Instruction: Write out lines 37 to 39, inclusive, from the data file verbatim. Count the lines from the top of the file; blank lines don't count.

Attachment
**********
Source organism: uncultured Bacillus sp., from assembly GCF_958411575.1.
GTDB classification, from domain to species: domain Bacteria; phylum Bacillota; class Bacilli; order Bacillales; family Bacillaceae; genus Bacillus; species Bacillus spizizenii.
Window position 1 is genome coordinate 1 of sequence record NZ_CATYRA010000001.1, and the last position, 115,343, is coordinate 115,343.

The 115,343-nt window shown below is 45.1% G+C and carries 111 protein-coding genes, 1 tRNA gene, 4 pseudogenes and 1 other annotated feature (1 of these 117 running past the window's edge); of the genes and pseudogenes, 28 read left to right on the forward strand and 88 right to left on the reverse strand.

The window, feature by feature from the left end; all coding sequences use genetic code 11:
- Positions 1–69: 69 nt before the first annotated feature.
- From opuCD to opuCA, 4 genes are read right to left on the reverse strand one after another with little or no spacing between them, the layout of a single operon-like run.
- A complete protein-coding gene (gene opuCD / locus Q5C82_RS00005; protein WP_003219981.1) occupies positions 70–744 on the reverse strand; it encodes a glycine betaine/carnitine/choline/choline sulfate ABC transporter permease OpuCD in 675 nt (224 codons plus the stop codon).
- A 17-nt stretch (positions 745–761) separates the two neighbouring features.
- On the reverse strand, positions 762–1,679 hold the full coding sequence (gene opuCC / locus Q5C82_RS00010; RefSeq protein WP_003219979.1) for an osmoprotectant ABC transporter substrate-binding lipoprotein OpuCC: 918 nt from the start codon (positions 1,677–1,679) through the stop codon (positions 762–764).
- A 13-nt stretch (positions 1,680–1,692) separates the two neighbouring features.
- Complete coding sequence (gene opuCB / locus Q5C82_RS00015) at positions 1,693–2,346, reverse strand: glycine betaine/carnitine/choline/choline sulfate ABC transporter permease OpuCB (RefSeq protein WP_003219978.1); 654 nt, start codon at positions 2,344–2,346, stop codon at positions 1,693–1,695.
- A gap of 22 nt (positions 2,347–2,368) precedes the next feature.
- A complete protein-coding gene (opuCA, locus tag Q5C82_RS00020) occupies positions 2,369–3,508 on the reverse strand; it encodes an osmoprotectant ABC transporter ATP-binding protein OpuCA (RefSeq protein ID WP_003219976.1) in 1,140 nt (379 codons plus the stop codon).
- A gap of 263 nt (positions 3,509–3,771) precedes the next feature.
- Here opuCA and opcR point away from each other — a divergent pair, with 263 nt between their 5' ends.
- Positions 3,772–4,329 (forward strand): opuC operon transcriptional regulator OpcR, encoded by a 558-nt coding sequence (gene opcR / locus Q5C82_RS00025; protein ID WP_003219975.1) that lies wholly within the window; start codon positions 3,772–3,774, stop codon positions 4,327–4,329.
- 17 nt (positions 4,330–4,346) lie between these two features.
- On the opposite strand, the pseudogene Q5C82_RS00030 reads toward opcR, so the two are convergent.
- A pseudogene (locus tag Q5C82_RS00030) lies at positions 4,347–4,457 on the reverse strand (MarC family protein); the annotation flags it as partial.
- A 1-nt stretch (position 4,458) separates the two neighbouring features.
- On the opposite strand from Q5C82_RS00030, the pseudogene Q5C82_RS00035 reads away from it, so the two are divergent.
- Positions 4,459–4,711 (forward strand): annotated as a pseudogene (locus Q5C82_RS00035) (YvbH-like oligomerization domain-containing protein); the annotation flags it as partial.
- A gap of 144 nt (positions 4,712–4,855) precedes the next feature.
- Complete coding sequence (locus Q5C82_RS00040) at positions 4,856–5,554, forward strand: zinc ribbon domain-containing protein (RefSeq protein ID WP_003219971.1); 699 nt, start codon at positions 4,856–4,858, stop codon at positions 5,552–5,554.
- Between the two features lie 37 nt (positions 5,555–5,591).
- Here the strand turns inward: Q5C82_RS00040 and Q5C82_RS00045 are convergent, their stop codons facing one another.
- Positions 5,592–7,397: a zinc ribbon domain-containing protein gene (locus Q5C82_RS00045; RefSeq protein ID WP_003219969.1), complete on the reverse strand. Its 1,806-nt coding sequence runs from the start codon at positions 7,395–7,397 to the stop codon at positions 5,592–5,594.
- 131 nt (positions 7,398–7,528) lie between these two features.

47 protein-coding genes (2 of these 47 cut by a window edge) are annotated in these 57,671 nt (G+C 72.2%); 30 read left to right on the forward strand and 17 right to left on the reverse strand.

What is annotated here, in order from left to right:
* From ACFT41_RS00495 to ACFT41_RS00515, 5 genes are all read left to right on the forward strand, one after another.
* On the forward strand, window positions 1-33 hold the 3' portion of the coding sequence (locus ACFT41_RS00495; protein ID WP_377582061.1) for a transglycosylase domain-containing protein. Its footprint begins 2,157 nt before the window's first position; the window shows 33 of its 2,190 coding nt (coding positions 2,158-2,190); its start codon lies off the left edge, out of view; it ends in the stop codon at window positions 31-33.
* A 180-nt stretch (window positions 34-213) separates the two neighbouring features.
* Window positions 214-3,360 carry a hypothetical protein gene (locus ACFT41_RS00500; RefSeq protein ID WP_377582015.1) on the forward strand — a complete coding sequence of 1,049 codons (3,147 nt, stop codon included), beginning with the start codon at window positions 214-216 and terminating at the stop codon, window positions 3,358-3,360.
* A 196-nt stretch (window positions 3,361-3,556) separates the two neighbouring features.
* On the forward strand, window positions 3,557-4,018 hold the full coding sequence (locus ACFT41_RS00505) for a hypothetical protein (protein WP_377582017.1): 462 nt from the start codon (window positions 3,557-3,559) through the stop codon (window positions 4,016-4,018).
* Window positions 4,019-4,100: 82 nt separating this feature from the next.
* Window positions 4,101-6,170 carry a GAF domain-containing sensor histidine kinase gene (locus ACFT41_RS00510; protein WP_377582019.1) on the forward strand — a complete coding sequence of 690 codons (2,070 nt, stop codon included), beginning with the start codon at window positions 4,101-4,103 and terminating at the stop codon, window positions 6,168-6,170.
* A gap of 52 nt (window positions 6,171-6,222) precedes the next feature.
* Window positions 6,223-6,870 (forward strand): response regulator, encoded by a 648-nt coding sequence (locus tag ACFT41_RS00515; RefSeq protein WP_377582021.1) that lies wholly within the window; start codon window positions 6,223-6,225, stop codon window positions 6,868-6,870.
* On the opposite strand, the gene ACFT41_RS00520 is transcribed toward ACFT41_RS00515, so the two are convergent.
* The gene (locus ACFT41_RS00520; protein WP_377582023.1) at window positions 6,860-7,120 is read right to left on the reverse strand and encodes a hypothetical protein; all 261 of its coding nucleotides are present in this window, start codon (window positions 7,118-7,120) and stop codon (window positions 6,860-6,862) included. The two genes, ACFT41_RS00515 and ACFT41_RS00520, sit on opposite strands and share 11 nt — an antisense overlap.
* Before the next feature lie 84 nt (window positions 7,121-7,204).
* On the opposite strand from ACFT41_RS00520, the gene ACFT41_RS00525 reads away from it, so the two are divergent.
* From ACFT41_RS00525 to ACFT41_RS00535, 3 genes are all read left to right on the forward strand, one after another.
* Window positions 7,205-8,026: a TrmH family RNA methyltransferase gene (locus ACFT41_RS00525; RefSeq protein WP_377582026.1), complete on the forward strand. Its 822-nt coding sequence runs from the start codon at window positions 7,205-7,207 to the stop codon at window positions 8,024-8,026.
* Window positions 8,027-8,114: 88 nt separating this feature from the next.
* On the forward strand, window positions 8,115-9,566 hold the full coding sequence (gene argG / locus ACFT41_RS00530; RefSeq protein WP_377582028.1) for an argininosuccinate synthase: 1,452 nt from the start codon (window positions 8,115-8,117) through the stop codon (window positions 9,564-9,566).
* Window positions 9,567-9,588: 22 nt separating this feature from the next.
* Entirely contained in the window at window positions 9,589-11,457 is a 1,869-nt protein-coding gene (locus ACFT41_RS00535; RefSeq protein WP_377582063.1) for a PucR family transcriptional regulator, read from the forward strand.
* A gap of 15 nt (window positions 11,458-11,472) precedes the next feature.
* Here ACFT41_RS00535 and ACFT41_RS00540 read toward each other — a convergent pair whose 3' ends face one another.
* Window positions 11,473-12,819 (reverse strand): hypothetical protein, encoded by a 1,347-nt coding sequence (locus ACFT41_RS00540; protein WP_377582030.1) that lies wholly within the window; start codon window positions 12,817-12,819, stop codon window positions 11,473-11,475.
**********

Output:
* On the forward strand, window positions 3,557-4,018 hold the full coding sequence (locus ACFT41_RS00505) for a hypothetical protein (protein WP_377582017.1): 462 nt from the start codon (window positions 3,557-3,559) through the stop codon (window positions 4,016-4,018).
* Window positions 4,019-4,100: 82 nt separating this feature from the next.
* Window positions 4,101-6,170 carry a GAF domain-containing sensor histidine kinase gene (locus ACFT41_RS00510; protein WP_377582019.1) on the forward strand — a complete coding sequence of 690 codons (2,070 nt, stop codon included), beginning with the start codon at window positions 4,101-4,103 and terminating at the stop codon, window positions 6,168-6,170.